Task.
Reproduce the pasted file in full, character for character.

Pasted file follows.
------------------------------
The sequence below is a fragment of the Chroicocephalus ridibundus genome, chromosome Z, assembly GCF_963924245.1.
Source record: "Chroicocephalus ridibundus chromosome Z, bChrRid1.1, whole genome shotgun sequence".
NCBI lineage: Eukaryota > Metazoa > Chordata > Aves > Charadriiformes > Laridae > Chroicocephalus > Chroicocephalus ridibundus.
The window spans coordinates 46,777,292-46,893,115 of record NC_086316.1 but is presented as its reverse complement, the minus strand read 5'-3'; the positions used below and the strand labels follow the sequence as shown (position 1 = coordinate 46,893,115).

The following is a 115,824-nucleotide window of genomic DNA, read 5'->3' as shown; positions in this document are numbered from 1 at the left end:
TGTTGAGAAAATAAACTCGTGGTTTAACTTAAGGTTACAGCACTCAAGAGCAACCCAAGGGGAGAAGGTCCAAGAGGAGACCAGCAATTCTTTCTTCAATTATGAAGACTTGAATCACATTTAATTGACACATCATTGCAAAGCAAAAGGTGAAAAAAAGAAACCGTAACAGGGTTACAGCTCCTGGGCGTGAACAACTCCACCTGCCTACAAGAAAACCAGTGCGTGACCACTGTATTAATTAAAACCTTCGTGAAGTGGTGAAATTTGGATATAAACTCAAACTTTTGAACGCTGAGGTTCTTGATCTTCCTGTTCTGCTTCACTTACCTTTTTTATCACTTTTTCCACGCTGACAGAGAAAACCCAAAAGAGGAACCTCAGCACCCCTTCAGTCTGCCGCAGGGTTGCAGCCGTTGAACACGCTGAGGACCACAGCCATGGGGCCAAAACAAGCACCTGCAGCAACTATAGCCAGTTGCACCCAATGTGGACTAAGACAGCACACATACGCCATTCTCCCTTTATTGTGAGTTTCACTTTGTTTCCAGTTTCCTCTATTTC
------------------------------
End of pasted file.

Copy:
The sequence below is a fragment of the Chroicocephalus ridibundus genome, chromosome Z, assembly GCF_963924245.1.
Source record: "Chroicocephalus ridibundus chromosome Z, bChrRid1.1, whole genome shotgun sequence".
NCBI lineage: Eukaryota > Metazoa > Chordata > Aves > Charadriiformes > Laridae > Chroicocephalus > Chroicocephalus ridibundus.
The window spans coordinates 46,777,292-46,893,115 of record NC_086316.1 but is presented as its reverse complement, the minus strand read 5'-3'; the positions used below and the strand labels follow the sequence as shown (position 1 = coordinate 46,893,115).

The following is a 115,824-nucleotide window of genomic DNA, read 5'->3' as shown; positions in this document are numbered from 1 at the left end:
TGTTGAGAAAATAAACTCGTGGTTTAACTTAAGGTTACAGCACTCAAGAGCAACCCAAGGGGAGAAGGTCCAAGAGGAGACCAGCAATTCTTTCTTCAATTATGAAGACTTGAATCACATTTAATTGACACATCATTGCAAAGCAAAAGGTGAAAAAAAGAAACCGTAACAGGGTTACAGCTCCTGGGCGTGAACAACTCCACCTGCCTACAAGAAAACCAGTGCGTGACCACTGTATTAATTAAAACCTTCGTGAAGTGGTGAAATTTGGATATAAACTCAAACTTTTGAACGCTGAGGTTCTTGATCTTCCTGTTCTGCTTCACTTACCTTTTTTATCACTTTTTCCACGCTGACAGAGAAAACCCAAAAGAGGAACCTCAGCACCCCTTCAGTCTGCCGCAGGGTTGCAGCCGTTGAACACGCTGAGGACCACAGCCATGGGGCCAAAACAAGCACCTGCAGCAACTATAGCCAGTTGCACCCAATGTGGACTAAGACAGCACACATACGCCATTCTCCCTTTATTGTGAGTTTCACTTTGTTTCCAGTTTCCTCTATTTC